They handed out free fish to Dubliners on O'Connell Bridge, thus making themselves seen and heard to the usually indifferent general public of the capital and the political leaders of both Ireland and France.

The Federation of Irish Fishermen (FIF), which was not part of the protest, made instead a submission to Monsieur Sarkozy in which it called for "root and branch reform" of the EU's Common Fisheries Policy.

FIF chairman Gerard O'Flynn told the French President that despite the extensive benefits to the Irish economy from EU membership, these "did not extend to the fishing industry".
Recent significant increases in fuel costs had "brought the Irish fleet to the brink of ruin", he said.

As I am writing this, there is an angry and defiant mood in the local fishing community. Normally the relationship between Irish fishermen and the nation's maritime defence arm is quite good and friendly. But if any naval vessel would enter the port of Kilmore Quay tonight, it might not receive a very warm welcome there.
Fishermen say that the constantly rising cost of fuel makes it ever harder for them to earn a living, and they also complain that the Irish Naval Service apparently controls and inspects their boats more often and more thoroughly than French, Spanish and other foreign vessels fishing in Irish waters. If this is indeed the case, it is very hard to understand and does not make sense. If the Naval Service is to control our waters and to police the fishing activities under EU rules, the same law and regulations should apply to everyone, and in equal measures.

Once again the ignorance of our government and its lack of interest in vital elements of our rural society and economy creates problems where there should be none.
Abolishing the long-established and traditional Department of the Marine after the last general election was a major mistake. Things became even worse by handing its portfolio over to the Department of Transport under the landlubber Noel Dempsey, who comes from the southwest of county Meath and has no sense for anything maritime.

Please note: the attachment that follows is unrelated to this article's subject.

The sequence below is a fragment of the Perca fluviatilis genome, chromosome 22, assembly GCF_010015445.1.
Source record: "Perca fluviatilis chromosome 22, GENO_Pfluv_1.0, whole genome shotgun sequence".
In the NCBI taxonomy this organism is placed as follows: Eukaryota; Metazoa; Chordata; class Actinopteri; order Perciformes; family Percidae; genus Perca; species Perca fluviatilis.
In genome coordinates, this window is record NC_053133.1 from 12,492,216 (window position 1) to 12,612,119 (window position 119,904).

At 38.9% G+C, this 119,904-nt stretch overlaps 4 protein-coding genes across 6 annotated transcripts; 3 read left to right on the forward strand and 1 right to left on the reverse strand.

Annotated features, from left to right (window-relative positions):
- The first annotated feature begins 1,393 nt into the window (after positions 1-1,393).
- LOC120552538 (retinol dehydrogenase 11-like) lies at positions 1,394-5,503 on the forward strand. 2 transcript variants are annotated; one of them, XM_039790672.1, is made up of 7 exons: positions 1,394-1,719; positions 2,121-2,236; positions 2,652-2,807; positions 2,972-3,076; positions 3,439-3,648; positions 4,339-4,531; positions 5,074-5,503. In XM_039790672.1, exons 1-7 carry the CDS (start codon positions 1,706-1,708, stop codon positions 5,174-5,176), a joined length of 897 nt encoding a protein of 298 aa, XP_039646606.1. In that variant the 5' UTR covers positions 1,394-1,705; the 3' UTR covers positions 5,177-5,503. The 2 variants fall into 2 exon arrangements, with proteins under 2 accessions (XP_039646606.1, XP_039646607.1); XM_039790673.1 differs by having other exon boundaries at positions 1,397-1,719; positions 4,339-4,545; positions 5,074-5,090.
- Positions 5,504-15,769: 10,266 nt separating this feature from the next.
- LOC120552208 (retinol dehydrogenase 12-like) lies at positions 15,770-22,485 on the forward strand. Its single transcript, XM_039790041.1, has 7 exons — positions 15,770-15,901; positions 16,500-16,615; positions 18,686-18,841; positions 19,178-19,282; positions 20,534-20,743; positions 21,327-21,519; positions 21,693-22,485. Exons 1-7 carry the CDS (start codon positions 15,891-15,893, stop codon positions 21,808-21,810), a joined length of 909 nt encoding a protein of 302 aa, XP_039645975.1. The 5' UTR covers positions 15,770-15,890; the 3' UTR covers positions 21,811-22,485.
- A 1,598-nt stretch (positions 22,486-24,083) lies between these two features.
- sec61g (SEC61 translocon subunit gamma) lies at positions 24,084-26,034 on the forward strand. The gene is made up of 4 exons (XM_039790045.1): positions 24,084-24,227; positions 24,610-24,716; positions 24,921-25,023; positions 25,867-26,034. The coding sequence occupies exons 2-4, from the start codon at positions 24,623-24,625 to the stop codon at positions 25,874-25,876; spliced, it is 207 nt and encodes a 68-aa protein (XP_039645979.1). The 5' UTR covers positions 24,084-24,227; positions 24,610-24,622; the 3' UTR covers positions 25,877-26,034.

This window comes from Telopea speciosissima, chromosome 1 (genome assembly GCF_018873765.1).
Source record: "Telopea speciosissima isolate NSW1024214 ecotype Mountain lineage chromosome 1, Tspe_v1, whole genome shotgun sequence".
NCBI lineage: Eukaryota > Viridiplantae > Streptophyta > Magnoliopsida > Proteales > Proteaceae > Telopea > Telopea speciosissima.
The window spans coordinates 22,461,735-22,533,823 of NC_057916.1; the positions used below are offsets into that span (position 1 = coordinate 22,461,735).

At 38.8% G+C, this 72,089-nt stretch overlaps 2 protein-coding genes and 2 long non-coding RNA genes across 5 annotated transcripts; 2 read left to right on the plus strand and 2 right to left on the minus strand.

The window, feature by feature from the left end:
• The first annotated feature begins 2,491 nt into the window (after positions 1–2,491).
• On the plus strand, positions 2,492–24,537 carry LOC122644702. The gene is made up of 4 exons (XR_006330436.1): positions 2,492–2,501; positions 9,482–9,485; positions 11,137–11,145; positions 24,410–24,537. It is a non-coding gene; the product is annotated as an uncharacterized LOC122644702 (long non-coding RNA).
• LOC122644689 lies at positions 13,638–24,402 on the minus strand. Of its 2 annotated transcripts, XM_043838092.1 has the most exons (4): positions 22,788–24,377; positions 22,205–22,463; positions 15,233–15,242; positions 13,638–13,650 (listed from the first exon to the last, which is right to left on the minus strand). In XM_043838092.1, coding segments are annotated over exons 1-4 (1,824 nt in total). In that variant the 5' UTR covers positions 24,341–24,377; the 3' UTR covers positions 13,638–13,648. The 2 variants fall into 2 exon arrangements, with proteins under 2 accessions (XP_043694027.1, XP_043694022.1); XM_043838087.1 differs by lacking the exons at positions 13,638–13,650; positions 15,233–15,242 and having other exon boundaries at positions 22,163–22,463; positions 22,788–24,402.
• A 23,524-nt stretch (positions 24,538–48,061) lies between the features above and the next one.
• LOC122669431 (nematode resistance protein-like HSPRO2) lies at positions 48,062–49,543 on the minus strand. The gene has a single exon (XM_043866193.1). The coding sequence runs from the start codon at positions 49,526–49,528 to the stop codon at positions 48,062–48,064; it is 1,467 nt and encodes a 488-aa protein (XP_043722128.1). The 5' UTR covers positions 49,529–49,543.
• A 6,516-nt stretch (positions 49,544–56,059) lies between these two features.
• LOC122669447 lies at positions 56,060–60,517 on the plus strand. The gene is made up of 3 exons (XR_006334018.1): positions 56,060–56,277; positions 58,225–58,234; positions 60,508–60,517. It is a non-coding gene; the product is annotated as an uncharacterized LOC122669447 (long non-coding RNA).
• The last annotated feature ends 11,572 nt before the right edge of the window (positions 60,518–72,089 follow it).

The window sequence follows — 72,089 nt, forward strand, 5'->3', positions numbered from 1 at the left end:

And with regards to the Defence Forces (including the Naval Service) it would help if they were to have a decent minister in charge of their department.
One still wonders if it was a practical joke by Bertie Ahern or the former Taoiseach's plain incompetence in all matters military that led to the appointment of the political comedian and Fianna Fáil hyper-loyalist Willie O'Dea to the post of Minister for Defence.

When things are going wrong, a fish begins to smell from the head downwards. Not only the Irish fishermen know what this piece of wisdom means...

The Emerald Islander

4 comments:

Anonymous said...

Noel Dempsey is from Meath you penis

Ceit said...

In spite of anonymous's abusive and childish pedanticism, you have captured well the crux of the situation - the Irish Defence Forces are being employed to defend the EUs unjust system of managing Irish Territorial Waters. I would like to remind readers that the Proclamation declares the right of the ownership of Ireland to the people of Ireland to be sovereign and indefeasible and to the unfettered control of Irish destinies - now it seems, not even our rivers run free. Support the Irish Fishermen.

Anonymous said...

Our naval service do a very honourable job,but could you please give the fishermen a break.

Anonymous said...

Irish naval warships would never threaten fishermen by using the ships weapons.
The skipper of the trawler was obviously bullshiting.